- They are overwhelmed by life crises or career disappointments.
- They are concerned about being investigated, leaving traps to detect searches of their home or office or looking for listening devices or cameras.
If you suspect someone in your office may be committing economic espionage, report it to your corporate security officer and to your local FBI office, or submit a tip online at https://tips.fbi.gov/.
(Reuters) Stockton, California, became the largest city to file for bankruptcy in U.S. history on Thursday, after years of fiscal mismanagement and a housing market crash left it unable to pay its workers, pensioners and bondholders. . . .
. . . . The filing of Chapter 9 bankruptcy, a rare event for the U.S. municipal issuers, was left as the only option to close a deficit of $26 million for the budget of the new fiscal year.
The budget suspends $10.2 million in debt payments and cuts employee compensation and retiree benefits by $11.2 million. About $7 million in savings would come from cutting retiree medical benefits for one year. The retiree medical benefits will be eventually eliminated.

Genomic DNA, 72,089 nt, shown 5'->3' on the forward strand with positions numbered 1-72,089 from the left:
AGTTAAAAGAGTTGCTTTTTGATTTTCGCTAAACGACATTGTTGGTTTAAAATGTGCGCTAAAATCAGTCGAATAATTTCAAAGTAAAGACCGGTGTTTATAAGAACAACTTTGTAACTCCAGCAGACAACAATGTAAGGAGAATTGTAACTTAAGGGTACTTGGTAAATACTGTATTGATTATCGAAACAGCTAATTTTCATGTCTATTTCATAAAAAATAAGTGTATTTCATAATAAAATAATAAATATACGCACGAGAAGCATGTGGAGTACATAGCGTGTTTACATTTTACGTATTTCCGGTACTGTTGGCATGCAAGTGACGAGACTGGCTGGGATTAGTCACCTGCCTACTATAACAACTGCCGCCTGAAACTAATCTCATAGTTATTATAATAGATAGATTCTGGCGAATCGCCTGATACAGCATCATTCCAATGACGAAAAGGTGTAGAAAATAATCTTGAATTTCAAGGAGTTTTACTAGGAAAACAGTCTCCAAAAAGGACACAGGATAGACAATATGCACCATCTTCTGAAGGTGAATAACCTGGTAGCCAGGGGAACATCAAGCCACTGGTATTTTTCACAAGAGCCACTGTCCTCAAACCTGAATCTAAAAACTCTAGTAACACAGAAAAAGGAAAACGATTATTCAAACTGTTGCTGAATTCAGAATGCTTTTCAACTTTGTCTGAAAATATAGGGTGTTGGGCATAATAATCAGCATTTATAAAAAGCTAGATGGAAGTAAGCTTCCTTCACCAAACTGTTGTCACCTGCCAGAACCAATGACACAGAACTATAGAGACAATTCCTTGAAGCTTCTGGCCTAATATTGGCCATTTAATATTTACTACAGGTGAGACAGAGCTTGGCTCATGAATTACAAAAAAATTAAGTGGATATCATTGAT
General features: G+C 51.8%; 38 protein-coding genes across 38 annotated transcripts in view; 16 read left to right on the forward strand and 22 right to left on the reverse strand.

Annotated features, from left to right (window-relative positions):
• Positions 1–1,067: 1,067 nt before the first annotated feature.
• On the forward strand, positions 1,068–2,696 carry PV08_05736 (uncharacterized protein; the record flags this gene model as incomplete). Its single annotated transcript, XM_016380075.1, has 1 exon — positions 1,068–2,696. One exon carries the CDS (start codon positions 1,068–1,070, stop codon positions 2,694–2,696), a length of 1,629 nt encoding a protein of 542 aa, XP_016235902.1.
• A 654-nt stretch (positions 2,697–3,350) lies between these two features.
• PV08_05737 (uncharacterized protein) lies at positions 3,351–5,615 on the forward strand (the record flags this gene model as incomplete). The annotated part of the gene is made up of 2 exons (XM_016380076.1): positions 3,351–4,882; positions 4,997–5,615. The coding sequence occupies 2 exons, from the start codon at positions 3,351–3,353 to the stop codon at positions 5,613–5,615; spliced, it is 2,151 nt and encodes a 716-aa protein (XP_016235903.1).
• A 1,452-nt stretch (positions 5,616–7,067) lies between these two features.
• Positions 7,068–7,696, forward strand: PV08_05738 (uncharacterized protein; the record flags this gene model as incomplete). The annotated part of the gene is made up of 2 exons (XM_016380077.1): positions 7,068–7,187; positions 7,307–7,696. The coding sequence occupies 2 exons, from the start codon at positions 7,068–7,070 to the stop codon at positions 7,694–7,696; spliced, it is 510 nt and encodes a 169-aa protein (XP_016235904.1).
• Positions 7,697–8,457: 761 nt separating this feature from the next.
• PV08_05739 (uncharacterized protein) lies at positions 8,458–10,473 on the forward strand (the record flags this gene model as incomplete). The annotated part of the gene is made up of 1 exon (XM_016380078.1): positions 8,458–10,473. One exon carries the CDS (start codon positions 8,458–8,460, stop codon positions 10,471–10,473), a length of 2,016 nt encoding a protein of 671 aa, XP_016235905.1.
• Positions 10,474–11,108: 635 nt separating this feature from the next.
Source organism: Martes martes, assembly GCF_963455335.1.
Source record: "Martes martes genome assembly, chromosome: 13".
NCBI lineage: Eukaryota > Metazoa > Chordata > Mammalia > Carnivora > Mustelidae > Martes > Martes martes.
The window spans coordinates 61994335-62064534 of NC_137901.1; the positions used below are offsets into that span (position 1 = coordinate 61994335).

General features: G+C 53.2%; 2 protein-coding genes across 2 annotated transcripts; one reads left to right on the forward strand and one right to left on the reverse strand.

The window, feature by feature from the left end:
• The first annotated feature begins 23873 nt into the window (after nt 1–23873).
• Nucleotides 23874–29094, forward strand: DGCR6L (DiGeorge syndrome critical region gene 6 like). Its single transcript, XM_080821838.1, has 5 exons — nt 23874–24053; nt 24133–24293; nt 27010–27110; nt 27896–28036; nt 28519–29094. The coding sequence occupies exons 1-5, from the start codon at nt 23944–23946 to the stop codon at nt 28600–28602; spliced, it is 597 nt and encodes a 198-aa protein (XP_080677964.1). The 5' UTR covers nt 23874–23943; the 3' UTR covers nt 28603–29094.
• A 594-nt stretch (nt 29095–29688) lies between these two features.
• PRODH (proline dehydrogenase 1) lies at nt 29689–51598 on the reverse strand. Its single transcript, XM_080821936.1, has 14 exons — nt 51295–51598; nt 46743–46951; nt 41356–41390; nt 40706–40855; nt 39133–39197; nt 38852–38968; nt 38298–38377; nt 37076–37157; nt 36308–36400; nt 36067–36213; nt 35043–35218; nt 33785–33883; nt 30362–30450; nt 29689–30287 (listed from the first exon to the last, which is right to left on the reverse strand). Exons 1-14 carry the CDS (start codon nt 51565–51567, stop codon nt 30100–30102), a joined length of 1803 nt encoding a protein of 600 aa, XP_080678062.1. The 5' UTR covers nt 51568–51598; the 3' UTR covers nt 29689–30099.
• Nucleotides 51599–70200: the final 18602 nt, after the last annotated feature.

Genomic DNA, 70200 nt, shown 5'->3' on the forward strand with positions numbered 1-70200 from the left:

Stockton becomes the nation’s most populous to file for Chapter 9 bankruptcy. But Jefferson County, Alabama, remains the biggest in terms of debt outstanding, as it had a debt load exceeding $4 billion when it filed in 2011. Stockton has about $700 million in bond debt.
Stockton has suffered a sharp drop in revenue since the collapse of its once red-hot housing market, forcing it to cut more than $90 million in spending in recent years. . . .
(Los Angeles Times) . . . . Facing spiraling labor costs and debt, the Stockton City Council decided late Tuesday night to seek protection under the U.S. Bankruptcy Code and is expected to file with the court as early as Thursday. The council took additional action to reduce costs but still could not close a $26-million budget deficit. It has ordered a stop to bond payments, slashed employee health and retirement benefits and adopted a day-to-day survival budget.
“We’ve been battling employees, retirees — it’s horrible,” Vice Mayor Kathy Miller said of the vote that capped a months-long mediation process that failed to resolve issues among creditors, employees and the city. “They say we’re heartless brutes. We’re killers. They come in with their children and their grandmothers and their dogs. There are people in wheelchairs. The man with a brain tumor. It hurts. “But what they don’t grasp is they are a relative small minority with really luxurious benefits that outstrip what the average person earns working full time. Those other people stop us in the grocery stores and the coffee shops and say thank you.” . . . .